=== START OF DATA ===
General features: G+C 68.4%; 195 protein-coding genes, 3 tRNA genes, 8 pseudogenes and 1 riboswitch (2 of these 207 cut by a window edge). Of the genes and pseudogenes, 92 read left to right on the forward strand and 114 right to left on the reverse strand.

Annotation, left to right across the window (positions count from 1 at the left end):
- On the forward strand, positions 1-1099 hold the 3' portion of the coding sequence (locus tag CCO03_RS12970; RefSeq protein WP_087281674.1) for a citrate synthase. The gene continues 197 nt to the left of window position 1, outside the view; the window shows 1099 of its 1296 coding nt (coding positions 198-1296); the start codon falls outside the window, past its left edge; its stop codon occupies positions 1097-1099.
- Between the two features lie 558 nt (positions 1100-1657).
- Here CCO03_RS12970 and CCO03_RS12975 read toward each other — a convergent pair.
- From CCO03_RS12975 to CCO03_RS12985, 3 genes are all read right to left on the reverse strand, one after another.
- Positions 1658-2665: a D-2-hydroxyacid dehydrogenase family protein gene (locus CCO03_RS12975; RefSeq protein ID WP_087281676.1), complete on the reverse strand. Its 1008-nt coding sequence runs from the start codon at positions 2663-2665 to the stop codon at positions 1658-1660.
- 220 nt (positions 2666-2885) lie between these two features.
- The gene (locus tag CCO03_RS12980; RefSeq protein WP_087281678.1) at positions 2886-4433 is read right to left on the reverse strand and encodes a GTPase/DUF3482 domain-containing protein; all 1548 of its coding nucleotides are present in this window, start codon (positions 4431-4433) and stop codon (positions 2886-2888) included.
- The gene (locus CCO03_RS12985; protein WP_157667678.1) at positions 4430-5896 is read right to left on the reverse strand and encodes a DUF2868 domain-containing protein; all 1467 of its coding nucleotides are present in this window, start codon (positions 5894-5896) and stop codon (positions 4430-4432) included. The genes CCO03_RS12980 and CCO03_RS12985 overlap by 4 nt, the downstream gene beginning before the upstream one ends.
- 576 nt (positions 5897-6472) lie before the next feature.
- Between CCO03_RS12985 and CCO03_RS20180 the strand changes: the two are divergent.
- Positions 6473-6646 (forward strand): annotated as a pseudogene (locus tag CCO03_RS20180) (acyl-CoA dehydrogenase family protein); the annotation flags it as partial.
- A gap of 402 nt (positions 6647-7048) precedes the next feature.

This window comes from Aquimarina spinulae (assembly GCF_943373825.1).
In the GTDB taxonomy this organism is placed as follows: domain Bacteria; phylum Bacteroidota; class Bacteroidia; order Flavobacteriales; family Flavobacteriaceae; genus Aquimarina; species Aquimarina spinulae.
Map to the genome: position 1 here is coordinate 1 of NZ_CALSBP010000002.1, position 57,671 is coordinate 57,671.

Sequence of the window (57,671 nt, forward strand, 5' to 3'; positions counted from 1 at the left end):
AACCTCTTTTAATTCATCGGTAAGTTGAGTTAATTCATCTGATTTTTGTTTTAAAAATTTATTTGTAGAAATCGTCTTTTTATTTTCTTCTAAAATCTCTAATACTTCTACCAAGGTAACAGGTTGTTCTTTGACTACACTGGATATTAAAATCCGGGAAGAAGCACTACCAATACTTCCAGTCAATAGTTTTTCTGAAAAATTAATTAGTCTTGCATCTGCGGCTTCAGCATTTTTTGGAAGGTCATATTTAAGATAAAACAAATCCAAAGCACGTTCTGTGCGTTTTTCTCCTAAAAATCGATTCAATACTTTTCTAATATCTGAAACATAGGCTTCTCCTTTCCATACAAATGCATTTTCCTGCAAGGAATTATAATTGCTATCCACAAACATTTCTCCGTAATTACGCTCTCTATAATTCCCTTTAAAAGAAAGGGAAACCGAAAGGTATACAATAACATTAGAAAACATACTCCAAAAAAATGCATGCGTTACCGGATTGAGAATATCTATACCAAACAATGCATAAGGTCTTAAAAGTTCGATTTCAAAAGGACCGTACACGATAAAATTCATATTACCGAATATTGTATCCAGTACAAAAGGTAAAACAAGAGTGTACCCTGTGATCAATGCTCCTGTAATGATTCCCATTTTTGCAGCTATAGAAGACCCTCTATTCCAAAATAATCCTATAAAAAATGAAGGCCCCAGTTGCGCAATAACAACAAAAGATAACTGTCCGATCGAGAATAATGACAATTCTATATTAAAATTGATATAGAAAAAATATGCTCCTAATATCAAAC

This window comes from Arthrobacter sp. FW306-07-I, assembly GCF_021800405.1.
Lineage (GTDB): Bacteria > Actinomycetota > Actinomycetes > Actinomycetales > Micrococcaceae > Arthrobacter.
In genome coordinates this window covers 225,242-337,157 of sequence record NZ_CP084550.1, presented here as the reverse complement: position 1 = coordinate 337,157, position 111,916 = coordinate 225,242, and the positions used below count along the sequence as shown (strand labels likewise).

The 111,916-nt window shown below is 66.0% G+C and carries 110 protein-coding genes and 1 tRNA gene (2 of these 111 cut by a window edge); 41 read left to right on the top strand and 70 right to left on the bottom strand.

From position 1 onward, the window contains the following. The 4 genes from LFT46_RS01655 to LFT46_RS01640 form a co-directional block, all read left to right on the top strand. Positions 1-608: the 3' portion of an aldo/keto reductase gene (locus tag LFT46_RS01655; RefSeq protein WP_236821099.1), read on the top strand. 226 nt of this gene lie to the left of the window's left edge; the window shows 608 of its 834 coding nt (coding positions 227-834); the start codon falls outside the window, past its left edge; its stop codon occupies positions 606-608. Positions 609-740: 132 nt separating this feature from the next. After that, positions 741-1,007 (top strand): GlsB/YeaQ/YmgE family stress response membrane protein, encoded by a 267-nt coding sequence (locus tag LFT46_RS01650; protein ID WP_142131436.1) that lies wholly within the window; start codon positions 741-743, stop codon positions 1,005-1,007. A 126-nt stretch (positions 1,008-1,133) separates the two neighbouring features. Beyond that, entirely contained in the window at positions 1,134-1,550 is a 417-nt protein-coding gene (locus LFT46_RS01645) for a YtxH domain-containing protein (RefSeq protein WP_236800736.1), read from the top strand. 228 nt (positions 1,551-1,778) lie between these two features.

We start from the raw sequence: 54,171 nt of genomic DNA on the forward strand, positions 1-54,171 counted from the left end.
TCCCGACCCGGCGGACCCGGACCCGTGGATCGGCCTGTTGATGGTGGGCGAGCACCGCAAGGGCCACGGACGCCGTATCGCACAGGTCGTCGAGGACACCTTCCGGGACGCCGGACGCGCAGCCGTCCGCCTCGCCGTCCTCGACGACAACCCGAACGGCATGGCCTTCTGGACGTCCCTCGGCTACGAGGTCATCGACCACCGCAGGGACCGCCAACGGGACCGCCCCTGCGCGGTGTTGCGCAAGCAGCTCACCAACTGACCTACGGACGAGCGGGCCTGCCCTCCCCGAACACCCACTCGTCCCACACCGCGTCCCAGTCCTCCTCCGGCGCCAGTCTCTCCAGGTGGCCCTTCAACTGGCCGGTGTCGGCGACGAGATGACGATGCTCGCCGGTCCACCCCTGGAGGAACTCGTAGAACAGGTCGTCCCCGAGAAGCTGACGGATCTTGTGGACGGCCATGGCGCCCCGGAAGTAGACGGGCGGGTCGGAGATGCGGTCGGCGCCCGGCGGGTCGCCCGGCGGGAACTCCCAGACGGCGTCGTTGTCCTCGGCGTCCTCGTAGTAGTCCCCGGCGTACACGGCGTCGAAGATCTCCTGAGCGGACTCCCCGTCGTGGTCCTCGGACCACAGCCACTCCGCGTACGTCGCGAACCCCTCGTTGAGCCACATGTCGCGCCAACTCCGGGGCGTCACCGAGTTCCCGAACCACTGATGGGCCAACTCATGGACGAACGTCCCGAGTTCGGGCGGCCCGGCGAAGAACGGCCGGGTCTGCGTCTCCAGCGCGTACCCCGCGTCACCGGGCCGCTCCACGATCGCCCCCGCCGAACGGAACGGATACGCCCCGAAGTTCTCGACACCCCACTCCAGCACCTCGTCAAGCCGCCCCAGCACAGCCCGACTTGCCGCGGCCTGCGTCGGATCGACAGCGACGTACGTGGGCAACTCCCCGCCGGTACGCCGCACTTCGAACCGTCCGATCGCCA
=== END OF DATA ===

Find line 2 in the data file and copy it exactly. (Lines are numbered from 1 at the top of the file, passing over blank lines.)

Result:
Annotation, left to right across the window (positions count from 1 at the left end):